Google (NASDAQ:GOOG) is giving catalog search another shot, a move made possible by the more than 30 million iPads Apple (NASDAQ:AAPL) has sold.
Google Catalogs is a free browsing application for iPads that lets users surf digital versions of catalogs-spanning fashion and apparel, beauty, jewelry, home, kids and gifts categories. Catalogs support for Google's Android "Honeycomb" operating system is not yet available.
Brands already onboard for the iPad application include such high-end retailers as: Anthropologie, Bare Escentuals, Bergdorf Goodman, Crate and Barrel, L.L. Bean, Lands' End, Macy's and Neiman Marcus, as well as Nordstrom, Pottery Barn, Saks Fifth Avenue, Sephora, Sundance, Tea Collection, Urban Outfitters and Williams-Sonoma.
Tablet users will be able to zoom in to get a better view of products, access tags to learn more about an item, including photos and videos of some merchandise. Users may also create collages of products, resizing pictures, changing backgrounds and adding text.
Google is indexing some of its retail partners' catalogs, so users may be able to find some products in a store nearby. At the very least, they will be able to make purchases online.
Some would say shopping is a social endeavor; Google Catalogs is designed to let users email products they like to their "shopping buddies."
Google Catalogs is something of a second take at digitizing catalogs for Google, which, as Search Engine Land noted, shuttered its Catalog Search index in 2009. The fresh application shows how the market has evolved from catalog search on the desktop to mobile devices, such as tablets.
iPad users may download Catalogs from Apple's iTunes App Store. Owners of Google's Android "Honeycomb" operating system will have to wait; Google said the Android version of Catalogs is not ready yet.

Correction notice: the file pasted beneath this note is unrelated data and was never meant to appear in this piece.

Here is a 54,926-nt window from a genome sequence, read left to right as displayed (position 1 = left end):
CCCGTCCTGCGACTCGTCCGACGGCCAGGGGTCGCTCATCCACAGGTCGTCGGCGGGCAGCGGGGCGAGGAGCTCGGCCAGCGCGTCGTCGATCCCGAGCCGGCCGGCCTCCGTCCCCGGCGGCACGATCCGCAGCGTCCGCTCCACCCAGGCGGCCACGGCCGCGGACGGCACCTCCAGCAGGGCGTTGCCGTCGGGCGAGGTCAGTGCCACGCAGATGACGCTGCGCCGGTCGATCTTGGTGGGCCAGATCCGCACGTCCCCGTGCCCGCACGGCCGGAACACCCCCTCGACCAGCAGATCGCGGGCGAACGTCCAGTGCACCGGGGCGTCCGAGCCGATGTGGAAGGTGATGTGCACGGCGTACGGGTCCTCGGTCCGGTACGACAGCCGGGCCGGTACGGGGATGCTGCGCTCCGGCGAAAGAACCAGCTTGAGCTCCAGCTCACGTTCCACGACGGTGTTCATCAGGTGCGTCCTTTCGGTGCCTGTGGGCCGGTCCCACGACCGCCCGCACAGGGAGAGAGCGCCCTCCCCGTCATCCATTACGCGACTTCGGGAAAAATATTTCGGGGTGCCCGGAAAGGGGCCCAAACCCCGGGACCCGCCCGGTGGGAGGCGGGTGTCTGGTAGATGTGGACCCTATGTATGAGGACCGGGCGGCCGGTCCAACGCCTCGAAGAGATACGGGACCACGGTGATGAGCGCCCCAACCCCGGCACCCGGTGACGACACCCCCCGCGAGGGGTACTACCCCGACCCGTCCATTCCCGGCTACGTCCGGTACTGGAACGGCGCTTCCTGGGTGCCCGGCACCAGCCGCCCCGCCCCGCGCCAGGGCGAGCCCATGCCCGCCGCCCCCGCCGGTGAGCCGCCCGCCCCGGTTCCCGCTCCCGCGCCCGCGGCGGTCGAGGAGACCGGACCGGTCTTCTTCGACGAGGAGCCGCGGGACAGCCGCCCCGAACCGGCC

The fact that Google has brought an iPad version of a potentially hot commerce search application says a lot about the Android tablet ecosystem, which is believed to have only sold a few million units across a handful of devices such as the Motorola Xoom and Samsung Galaxy Tab.
Forrester Research analyst Sarah Rotman Epps, who said shopping on e-commerce Websites is one of the more popular uses for tablet computers today, surveyed 2,000 tablet owners and found 47 percent said they shopped for and purchased something on their tablet. An additional 13 percent said they've shopped on their tablet without buying.
That bodes well for Amazon's Android tablet when it launches later this year, said Epps.
Already, consumers love shopping on tablets, and an Amazon (NASDAQ:AMZN) tablet, reported to launch in October, will undoubtedly take tablet commerce to the next level," Epps wrote in a July 25 blog post.
"One-click buying, unbeatable volumes of customer reviews, recommendations for purchases and Amazon Prime service are some of the innovations Amazon could bring to its tablet, greasing the wheels for more tablet commerce. We predicted in March that Amazon is the most likely iPad disruptor; if the Amazon Android offering launches at a price point $399 or lower Amazon could easily sell millions of tablets in Q4."